Scientific Fraud About Brain Scan Findings

Psychiatrists wrongly assume that all brain scan differences are abnormalities.

Posted Jul 14, 2014

One way that some "biological" psychiatrists twist the truth in order to justify their belief that certain behavioral problems are due entirely to brain disorders involves the neuroscientists' new toy, the Functional MRI (fMRI) brain scan. fMRI machines, because they measure magnetic fields, can map both brain structure and brain function because the iron in blood that passes through the brain creates a magnetic field. If a section of the brain has increased activity, blood flow there increases, and it lights up on the scan.

In this post I will not be talking about gross findings that affect the entire brain, like the shrinkage (cerebral atrophy) seen in advanced Alzheimer's and in some cases of severe advanced schizophrenia (and yes, contrary to what the anti-psychiatry folks say, that was found in 30 studies of patients with schizophrenia who had never taken antipsychotic medications). Those findings are clearly indicative of disease. What I will be talking about in this post are changes in small brain structures that are often involved in specific mental tasks.

What researchers do is to use fMRI to compare certain brain structures and brain activity, particularly in the primitive part of the brain called the limbic system, in some diagnostic group with matched controls who do not have the disorder. For instance, an important brain structure called the left amygdala is smaller, on average, in subjects who exhibit the signs of borderline personality disorder (BPD) than in subjects who do not have the disorder.

Of course, they are comparing averages, so the left amydala in some BPD patients is larger than those of the average control. Notice also that the scientists only occasionally compare different diagnostic with each other. Differences in amygdalar size and activity are found in any number of different diagnostic groups in psychiatry.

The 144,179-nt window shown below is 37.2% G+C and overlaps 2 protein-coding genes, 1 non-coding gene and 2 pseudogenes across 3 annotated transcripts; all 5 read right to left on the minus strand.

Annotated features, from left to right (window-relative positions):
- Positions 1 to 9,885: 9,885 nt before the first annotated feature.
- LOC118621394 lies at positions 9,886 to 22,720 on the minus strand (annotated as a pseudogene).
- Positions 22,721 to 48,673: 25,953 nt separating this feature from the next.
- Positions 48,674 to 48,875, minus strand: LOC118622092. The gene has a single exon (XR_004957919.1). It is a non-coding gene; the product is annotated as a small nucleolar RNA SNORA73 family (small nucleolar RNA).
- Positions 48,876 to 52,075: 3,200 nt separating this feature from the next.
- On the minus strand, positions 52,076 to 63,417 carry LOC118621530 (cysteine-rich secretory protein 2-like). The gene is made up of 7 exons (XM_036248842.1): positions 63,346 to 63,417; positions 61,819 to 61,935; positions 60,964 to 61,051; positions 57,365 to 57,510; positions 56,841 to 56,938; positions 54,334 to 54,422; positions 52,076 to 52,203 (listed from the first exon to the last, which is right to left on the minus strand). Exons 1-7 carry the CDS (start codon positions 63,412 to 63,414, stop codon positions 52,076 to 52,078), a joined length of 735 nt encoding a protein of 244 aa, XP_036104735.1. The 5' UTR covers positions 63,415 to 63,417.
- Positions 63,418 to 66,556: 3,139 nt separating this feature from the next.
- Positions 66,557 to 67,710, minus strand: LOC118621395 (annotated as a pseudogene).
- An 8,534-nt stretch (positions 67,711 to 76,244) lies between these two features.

Another way of saying this is that the observed differences may be non-specific and therefore only peripherally related to the diagnosis in question.

The more annoying source of misleading conclusions is that whenever a difference is found between a diagnostic group and controls with no mental disorder, that difference is automatically labeled an abnormality. If a patient has an abnormality, then of course they must have a brain disease. Or so goes the reasoning.

Actually, these scientists do not know if what they have found is an abnormality or not. What makes the use of the term abnormality totally misleading is that the brain, particularly in terms of limbic system structures, is plastic. This means that, in the normal brain, these structures can change in size to reflect activities that become important to a given individual. Such changes can be very quick and substantial.

For example, in the February 2010 issue of the Archives of General Psychiatry (Volume 67 [2] pp. 133-143), Pajonk, Wobrock, Gruber et. al. found that after just three months of a vigorous exercise program, the size of a brain structure called the hippocampus increased an average of 16 percent in "normals!"